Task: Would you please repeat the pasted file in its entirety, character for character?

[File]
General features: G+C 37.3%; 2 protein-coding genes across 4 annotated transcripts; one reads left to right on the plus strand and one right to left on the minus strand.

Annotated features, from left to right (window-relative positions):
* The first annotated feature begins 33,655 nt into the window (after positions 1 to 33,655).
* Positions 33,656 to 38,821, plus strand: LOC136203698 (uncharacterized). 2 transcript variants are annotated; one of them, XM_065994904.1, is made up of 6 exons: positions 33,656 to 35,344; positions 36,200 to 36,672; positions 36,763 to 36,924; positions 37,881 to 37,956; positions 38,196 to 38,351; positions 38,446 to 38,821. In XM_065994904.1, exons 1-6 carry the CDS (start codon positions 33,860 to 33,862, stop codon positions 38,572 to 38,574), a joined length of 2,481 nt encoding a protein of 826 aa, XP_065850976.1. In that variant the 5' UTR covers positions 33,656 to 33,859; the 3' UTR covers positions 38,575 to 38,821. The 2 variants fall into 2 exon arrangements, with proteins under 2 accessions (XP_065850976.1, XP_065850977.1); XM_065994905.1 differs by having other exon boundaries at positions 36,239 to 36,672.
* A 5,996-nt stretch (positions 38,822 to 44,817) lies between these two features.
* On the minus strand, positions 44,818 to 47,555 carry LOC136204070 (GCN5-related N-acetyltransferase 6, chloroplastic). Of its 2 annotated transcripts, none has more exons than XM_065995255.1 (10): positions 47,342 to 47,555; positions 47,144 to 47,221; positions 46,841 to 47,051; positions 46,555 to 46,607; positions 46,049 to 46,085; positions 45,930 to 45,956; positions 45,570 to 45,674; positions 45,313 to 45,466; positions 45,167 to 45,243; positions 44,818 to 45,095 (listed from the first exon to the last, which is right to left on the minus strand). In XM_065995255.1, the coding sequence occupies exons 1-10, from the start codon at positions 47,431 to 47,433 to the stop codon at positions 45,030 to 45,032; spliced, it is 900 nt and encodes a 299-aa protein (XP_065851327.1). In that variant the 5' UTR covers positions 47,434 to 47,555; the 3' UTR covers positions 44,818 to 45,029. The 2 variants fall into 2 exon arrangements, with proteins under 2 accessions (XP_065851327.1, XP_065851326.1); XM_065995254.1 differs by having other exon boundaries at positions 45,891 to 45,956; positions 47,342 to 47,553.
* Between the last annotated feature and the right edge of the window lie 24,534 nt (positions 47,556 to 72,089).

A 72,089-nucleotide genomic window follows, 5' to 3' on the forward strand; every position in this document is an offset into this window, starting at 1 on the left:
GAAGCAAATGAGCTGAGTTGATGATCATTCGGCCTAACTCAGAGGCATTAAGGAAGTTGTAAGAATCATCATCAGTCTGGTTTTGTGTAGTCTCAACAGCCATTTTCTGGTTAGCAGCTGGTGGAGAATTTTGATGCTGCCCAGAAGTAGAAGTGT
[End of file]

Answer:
General features: G+C 37.3%; 2 protein-coding genes across 4 annotated transcripts; one reads left to right on the plus strand and one right to left on the minus strand.

Annotated features, from left to right (window-relative positions):
* The first annotated feature begins 33,655 nt into the window (after positions 1 to 33,655).
* Positions 33,656 to 38,821, plus strand: LOC136203698 (uncharacterized). 2 transcript variants are annotated; one of them, XM_065994904.1, is made up of 6 exons: positions 33,656 to 35,344; positions 36,200 to 36,672; positions 36,763 to 36,924; positions 37,881 to 37,956; positions 38,196 to 38,351; positions 38,446 to 38,821. In XM_065994904.1, exons 1-6 carry the CDS (start codon positions 33,860 to 33,862, stop codon positions 38,572 to 38,574), a joined length of 2,481 nt encoding a protein of 826 aa, XP_065850976.1. In that variant the 5' UTR covers positions 33,656 to 33,859; the 3' UTR covers positions 38,575 to 38,821. The 2 variants fall into 2 exon arrangements, with proteins under 2 accessions (XP_065850976.1, XP_065850977.1); XM_065994905.1 differs by having other exon boundaries at positions 36,239 to 36,672.
* A 5,996-nt stretch (positions 38,822 to 44,817) lies between these two features.
* On the minus strand, positions 44,818 to 47,555 carry LOC136204070 (GCN5-related N-acetyltransferase 6, chloroplastic). Of its 2 annotated transcripts, none has more exons than XM_065995255.1 (10): positions 47,342 to 47,555; positions 47,144 to 47,221; positions 46,841 to 47,051; positions 46,555 to 46,607; positions 46,049 to 46,085; positions 45,930 to 45,956; positions 45,570 to 45,674; positions 45,313 to 45,466; positions 45,167 to 45,243; positions 44,818 to 45,095 (listed from the first exon to the last, which is right to left on the minus strand). In XM_065995255.1, the coding sequence occupies exons 1-10, from the start codon at positions 47,431 to 47,433 to the stop codon at positions 45,030 to 45,032; spliced, it is 900 nt and encodes a 299-aa protein (XP_065851327.1). In that variant the 5' UTR covers positions 47,434 to 47,555; the 3' UTR covers positions 44,818 to 45,029. The 2 variants fall into 2 exon arrangements, with proteins under 2 accessions (XP_065851327.1, XP_065851326.1); XM_065995254.1 differs by having other exon boundaries at positions 45,891 to 45,956; positions 47,342 to 47,553.
* Between the last annotated feature and the right edge of the window lie 24,534 nt (positions 47,556 to 72,089).

A 72,089-nucleotide genomic window follows, 5' to 3' on the forward strand; every position in this document is an offset into this window, starting at 1 on the left:
GAAGCAAATGAGCTGAGTTGATGATCATTCGGCCTAACTCAGAGGCATTAAGGAAGTTGTAAGAATCATCATCAGTCTGGTTTTGTGTAGTCTCAACAGCCATTTTCTGGTTAGCAGCTGGTGGAGAATTTTGATGCTGCCCAGAAGTAGAAGTGT